Other illustrative embodiments relate to methods and computer algorithms for aggregating, aligning and assembling multiple probe maps into a model nucleotide sequence. In a specific embodiment, a combinatorial sequence reconstruction algorithm may be used to generate spectrum maps for determining sequence information. Due to the complex nature of the calculations and quantity of data generated, the methods described herein may be carried out in a substantially automated manner by an appropriate computer algorithm running on a computer of adequate speed.

In an illustrative embodiment, detection of local ternary complexes may be accomplished by passing double-stranded biopolymer target molecule or fragment thereof through a nanopore and detecting an electrical signal indicative of the locations of the local ternary complexes along the double-stranded biopolymer target molecule. The use of nanopores to detect solution phase DNA hybridization reactions is described in U.S. Pat. No. 6,537,755 to Drmanac, and in U.S. Patent Application Publication No. 20060287833, to Yakhini; both citations are incorporated in their entireties by reference herein.

FIG. 8 shows a flow chart for a method of sequencing a target. For simplicity, this and other embodiments detailed herein use genomic DNA as the target to be sequenced, although other types of molecules, including cDNA, and RNA could be sequenced in this way. A target DNA sequence may be extracted from a source and purified (step 100). The starting material may be any of a variety of single or double-stranded nucleic acids, for example, genomic DNA, PCR products, cDNA, RNA-DNA hybrids and the like. The use of double-stranded DNA as a target has several advantages over the use of single stranded DNA. These include a reduction in the amount of secondary structure present in the target strand to be sequenced, a more consistent transmission speed of the DNA through the nanopore, the ability to manipulate single molecules of double-stranded target DNA prior to introduction into the nanopore, a longer persistence length of the DNA, and the use of probe molecules that are of higher affinity and sequence selectivity. While the method may be most powerful with long pieces of DNA to which a probe may bind in multiple subsequence positions, the method may also be applicable to shorter nucleic acids such as viral genomes, plasmids, cosmids, etc. The target DNA may be derived from any of multiple sources and may be the genome of an organism whose DNA sequence is unknown, or is known (resequencing). Alternatively, the DNA may be derived from several organisms. The target DNA may be of a known size or range of sizes; alternatively, the size of the target DNA may be unknown. The purification of step 100 may be the complete purification step or performed in conjunction with later steps. For example, a biochip that includes a nanopore may also accomplish further purification via electrophoretic or other methods. Optionally, the target may be amplified by PCR, rolling circle amplification, or other suitable method.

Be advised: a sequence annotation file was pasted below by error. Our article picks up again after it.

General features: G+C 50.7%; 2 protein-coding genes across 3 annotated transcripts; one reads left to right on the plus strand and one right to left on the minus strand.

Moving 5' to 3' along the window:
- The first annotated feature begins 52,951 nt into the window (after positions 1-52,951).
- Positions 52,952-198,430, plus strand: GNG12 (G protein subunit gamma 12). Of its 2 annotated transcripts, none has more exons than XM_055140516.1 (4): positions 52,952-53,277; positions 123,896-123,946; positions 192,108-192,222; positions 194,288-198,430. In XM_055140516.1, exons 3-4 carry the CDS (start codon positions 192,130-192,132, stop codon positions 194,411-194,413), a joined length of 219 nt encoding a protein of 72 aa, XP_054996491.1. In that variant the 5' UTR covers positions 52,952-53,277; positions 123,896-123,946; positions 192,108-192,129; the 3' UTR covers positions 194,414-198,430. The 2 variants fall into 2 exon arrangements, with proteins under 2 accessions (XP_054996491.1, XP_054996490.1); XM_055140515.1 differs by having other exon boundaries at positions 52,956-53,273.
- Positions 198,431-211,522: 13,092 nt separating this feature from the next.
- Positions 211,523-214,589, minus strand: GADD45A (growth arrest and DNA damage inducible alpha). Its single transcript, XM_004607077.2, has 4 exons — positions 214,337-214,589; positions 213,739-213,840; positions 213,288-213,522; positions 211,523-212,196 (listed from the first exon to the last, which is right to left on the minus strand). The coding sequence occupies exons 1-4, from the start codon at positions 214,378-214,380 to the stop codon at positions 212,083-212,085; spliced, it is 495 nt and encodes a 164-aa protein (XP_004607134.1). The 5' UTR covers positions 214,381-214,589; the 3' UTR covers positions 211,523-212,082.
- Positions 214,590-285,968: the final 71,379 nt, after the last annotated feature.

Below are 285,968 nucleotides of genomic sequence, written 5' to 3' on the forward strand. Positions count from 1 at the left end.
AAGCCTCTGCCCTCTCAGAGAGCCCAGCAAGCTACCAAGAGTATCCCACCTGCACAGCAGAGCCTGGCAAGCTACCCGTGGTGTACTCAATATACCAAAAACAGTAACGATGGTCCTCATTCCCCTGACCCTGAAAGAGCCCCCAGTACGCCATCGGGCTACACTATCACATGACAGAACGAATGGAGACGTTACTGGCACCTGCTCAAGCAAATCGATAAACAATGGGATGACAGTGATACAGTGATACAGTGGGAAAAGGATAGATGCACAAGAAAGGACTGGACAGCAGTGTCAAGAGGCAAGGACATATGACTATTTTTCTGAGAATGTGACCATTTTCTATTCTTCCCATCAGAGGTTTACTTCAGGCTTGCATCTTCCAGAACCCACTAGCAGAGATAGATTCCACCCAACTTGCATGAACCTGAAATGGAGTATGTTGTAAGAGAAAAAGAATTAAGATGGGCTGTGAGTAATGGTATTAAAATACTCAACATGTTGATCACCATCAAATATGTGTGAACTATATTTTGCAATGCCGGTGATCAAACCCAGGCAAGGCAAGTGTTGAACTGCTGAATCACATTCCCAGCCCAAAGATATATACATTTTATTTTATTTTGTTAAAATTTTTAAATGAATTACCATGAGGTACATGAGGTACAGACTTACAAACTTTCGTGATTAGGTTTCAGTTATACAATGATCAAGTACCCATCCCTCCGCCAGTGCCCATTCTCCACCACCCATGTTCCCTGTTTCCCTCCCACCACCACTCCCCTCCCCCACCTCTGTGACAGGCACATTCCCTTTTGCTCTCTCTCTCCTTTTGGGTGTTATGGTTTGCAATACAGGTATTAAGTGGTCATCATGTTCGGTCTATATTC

If chromosomal DNA or other large target DNA polymers are to be sequenced, it may be desirable to fragment the DNA. Target DNA may be fragmented by any of a number of commonly used methods including hydrodynamic shearing, sonication, ultrasonic fragmentation, enzymatic cleavage, nebulization, chemical cleavage, and heat induced fragmentation. Hydrodynamic shearing may be favorable if large nucleic acid fragments are desired. A commercially available device, HydroShear (Genomic Solutions, Ann Arbor, Mich., USA), is available that will shear DNA to a tight size distribution. To use this device, double-stranded DNA in solution is passed through a tube with an abrupt constriction. Fluid accelerates to maintain the volumetric flow rate through the smaller area of the constriction. During this acceleration, drag forces stretch the DNA until it snaps. The DNA fragments until the pieces are too short for the shearing forces to break the chemical bonds. The flow rate of the fluid and the size of the constriction determine the final DNA fragment sizes. In one configuration of the device, size ranges of sheared DNA of from 650 base pairs to 40,000 base pairs are achievable. In a second configuration of the device, size ranges of 1,000 base pairs to 9,000 base pairs are achievable.